Yajya, Yājya: 8 definitions
Yajya means something in Hinduism, Sanskrit. If you want to know the exact meaning, history, etymology or English translation of this term then check out the descriptions on this page. Add your comment or reference to a book if you want to contribute to this summary article.
Languages of India and abroad
Sanskrit dictionarySource: DDSA: The practical Sanskrit-English dictionary
1) Fit to be worshipped, adorable.
-jyā, -jyam 1 Worshipping.
2) A sacrifice.
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1) To be sacrificed.
3) One for whom a sacrifice is performed.
4) One who is allowed by Śāstras to sacrifice.
-jyaḥ 1 A sacrificer, the institutor of a sacrifice; याज्यात्मजमथो दृष्ट्वा (yājyātmajamatho dṛṣṭvā) Mahābhārata (Bombay) 13. 93.27.
2) The performer of a sacrifice for another.
-jyam The presents or fee received for officiating at a sacrifice.
-jyā a sacrificial text or verse, Ṛik (recited at the offering of an oblation); याज्यया यजनकर्मिणोऽत्यजन् (yājyayā yajanakarmiṇo'tyajan) Śiśupālavadha 1.14.2.Source: Cologne Digital Sanskrit Dictionaries: Shabda-Sagara Sanskrit-English Dictionary
(-jyaḥ-jyā-jyaṃ) To be offered or sacrificed. m.
(-jyaḥ) A sacrificer, the person for whom it is performed. n.
(-jyaṃ) Property or presents derived from officiating at sacrifices. E. yaj to worship, ṇyat aff.Source: Cologne Digital Sanskrit Dictionaries: Cappeller Sanskrit-English Dictionary
Yājya (याज्य).—[adjective] for whom or what is sacrificed; [masculine] sacrificer or tutor of a sacrifice, [abstract] tā [feminine], tva [neuter]
— [feminine] yājyā the consecrating text, poss. yājyavant.Source: Cologne Digital Sanskrit Dictionaries: Monier-Williams Sanskrit-English Dictionary
1) Yajya (यज्य):—[from yaj] mfn. to be worshipped etc.
2) [v.s. ...] nf (ā). See deva-y.
3) Yājya (याज्य):—[from yāj] mfn. to be made or allowed to sacrifice, one on whose behalf a sacrifice is performed, [Aitareya-brāhmaṇa] etc. etc.
4) [v.s. ...] to be sacrificed, sacrificial (See a-yājya)
5) [v.s. ...] m. a sacrificer, the master or institutor of a sacrifice (-tā, f. -tva n.), [Manu-smṛti; Mahābhārata] etc.
6) Yājyā (याज्या):—[from yājya > yāj] f. ([scilicet] ṛc) sacrificial text or verse, the words of consecration used at a sacrifice, [Vājasaneyi-saṃhitā; ???]Source: Cologne Digital Sanskrit Dictionaries: Yates Sanskrit-English Dictionary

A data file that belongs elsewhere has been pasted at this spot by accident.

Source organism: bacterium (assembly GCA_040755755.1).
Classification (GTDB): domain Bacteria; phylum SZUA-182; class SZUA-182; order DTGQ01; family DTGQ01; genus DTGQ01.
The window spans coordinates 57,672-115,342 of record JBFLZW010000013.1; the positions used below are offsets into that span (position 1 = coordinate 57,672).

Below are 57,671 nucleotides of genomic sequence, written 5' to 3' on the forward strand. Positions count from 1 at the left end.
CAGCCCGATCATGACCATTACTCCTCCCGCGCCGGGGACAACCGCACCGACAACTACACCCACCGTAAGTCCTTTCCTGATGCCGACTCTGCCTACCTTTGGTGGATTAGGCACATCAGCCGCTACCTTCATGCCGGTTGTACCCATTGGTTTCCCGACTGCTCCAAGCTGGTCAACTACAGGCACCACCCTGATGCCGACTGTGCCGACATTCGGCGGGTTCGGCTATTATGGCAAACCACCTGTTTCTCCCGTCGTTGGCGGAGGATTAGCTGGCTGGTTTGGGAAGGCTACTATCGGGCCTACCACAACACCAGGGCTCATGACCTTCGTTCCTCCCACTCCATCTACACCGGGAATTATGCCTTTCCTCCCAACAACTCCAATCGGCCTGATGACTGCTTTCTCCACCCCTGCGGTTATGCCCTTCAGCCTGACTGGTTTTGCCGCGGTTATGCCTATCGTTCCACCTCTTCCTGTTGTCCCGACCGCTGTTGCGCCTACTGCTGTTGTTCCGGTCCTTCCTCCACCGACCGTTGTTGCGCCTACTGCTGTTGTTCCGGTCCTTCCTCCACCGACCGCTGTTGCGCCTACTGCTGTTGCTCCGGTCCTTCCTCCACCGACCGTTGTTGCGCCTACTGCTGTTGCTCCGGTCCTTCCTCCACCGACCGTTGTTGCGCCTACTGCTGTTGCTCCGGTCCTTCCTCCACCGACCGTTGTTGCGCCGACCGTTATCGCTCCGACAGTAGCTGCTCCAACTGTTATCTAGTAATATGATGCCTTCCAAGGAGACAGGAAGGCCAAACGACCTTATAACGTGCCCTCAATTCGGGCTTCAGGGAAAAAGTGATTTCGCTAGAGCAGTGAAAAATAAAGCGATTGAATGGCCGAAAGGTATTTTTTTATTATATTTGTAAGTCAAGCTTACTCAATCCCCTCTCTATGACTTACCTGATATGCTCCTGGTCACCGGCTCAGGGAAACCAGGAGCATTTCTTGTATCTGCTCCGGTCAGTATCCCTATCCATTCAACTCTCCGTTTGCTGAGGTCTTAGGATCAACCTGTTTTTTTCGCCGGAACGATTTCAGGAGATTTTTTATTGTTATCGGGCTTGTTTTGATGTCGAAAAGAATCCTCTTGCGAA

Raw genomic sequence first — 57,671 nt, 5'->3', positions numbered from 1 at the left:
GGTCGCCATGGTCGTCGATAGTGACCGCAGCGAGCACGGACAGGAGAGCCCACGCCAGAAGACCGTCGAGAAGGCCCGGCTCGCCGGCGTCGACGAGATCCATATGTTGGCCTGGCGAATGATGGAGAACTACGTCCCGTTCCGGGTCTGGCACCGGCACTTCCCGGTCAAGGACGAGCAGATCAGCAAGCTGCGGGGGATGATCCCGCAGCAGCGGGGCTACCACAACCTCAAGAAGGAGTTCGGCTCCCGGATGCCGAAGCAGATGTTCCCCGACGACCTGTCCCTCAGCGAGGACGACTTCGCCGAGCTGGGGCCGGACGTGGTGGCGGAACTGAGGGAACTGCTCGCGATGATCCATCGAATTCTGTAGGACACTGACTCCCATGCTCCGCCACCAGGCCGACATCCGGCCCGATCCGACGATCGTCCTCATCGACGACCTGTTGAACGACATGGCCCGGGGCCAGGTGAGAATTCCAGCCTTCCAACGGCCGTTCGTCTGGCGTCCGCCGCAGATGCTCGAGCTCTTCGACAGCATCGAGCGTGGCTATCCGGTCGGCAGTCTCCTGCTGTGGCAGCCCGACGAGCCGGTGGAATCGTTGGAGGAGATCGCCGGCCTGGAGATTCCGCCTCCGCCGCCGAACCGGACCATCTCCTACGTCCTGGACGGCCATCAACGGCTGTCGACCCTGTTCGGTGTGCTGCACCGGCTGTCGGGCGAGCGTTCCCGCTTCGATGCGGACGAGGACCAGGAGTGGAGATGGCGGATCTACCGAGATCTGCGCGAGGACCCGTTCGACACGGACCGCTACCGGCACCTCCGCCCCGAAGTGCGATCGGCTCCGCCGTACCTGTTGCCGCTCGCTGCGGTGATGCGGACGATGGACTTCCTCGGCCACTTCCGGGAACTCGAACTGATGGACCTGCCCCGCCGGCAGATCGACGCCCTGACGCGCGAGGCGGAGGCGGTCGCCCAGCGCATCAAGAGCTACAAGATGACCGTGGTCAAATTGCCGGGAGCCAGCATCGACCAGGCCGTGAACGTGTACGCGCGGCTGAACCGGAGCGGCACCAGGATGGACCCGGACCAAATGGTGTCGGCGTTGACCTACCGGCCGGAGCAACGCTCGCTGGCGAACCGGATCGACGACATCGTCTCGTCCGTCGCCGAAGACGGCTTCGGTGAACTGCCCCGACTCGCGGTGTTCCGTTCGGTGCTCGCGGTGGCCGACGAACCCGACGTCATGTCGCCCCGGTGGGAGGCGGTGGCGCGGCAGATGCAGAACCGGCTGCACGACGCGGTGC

Yājya (याज्य):—[(jyaḥ-jyā-jyaṃ) a.] To be sacrificed. m. A sacrificer. n. Propperty or presents got by sacrificing.
[Sanskrit to German]
Sanskrit, also spelled संस्कृतम् (saṃskṛtam), is an ancient language of India commonly seen as the grandmother of the Indo-European language family (even English!). Closely allied with Prakrit and Pali, Sanskrit is more exhaustive in both grammar and terms and has the most extensive collection of literature in the world, greatly surpassing its sister-languages Greek and Latin.
Kannada-English dictionarySource: Alar: Kannada-English corpus
Yajya (ಯಜ್ಯ):—[adjective] worthy of respect, worship.
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1) [noun] a religious sacrifice.
2) [noun] a religious service to a deity; worship.
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Yājya (ಯಾಜ್ಯ):—[adjective] relating to a religious sacrifice or sacrifices; sacrificial.
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1) [noun] = ಯಾಜ [yaja].
2) [noun] one who performs a religious sacrifice for or on behalf of another.
3) [noun] a religious service to a deity; worship.
Kannada is a Dravidian language (as opposed to the Indo-European language family) mainly spoken in the southwestern region of India.
See also (Relevant definitions)
Ends with (+8): Adhyajya, Antyajya, Aparityajya, Asamtyajya, Asamyajya, Atyajya, Ayajya, Ayajyasamyajya, Bahuyajya, Devayajya, Dustyajya, Eduruvyajya, Gamtaluvyajya, Gamtuvyajya, Ghritayajya, Madhyajya, Parityajya, Praishapratikayajya, Prasthitayajya, Prayajya.
Full-text (+13): Ayajya, Yeyajamaha, Samyajya, Yajyata, Praishapratikayajya, Yajyavat, Somayajya, Ekapradana, Devayajya, Prasthitayajya, Anuvakya, Yajyatva, Ayajyasamyajya, Ayajyatva, Ayajyayajana, Prasthita, Prasthitayajyahoma, Puronuvakya, Rituyajya, Yamayaga.
Search found 12 books and stories containing Yajya, Yājya, Yājyā; (plurals include: Yajyas, Yājyas, Yājyās). You can also click to the full overview containing English textual excerpts. Below are direct links for the most relevant articles:
Bharadvaja-srauta-sutra (by C. G. Kashikar)
Satapatha-brahmana (by Julius Eggeling)
Kāṇḍa III, adhyāya 4, brāhmaṇa 4 < [Third Kāṇḍa]
Kāṇḍa XII, adhyāya 8, brāhmaṇa 2 < [Twelfth Kāṇḍa]
Kāṇḍa II, adhyāya 2, brāhmaṇa 1 < [Second Kāṇḍa]
Apastamba Yajna-paribhasa-sutras (by Hermann Oldenberg)
Soma in Vedic Mythology and Ritual (study) (by Anjana Chakraborty)
The Brahmanda Purana (by G.V. Tagare)
Brahma Sutras (Shankaracharya) (by George Thibaut)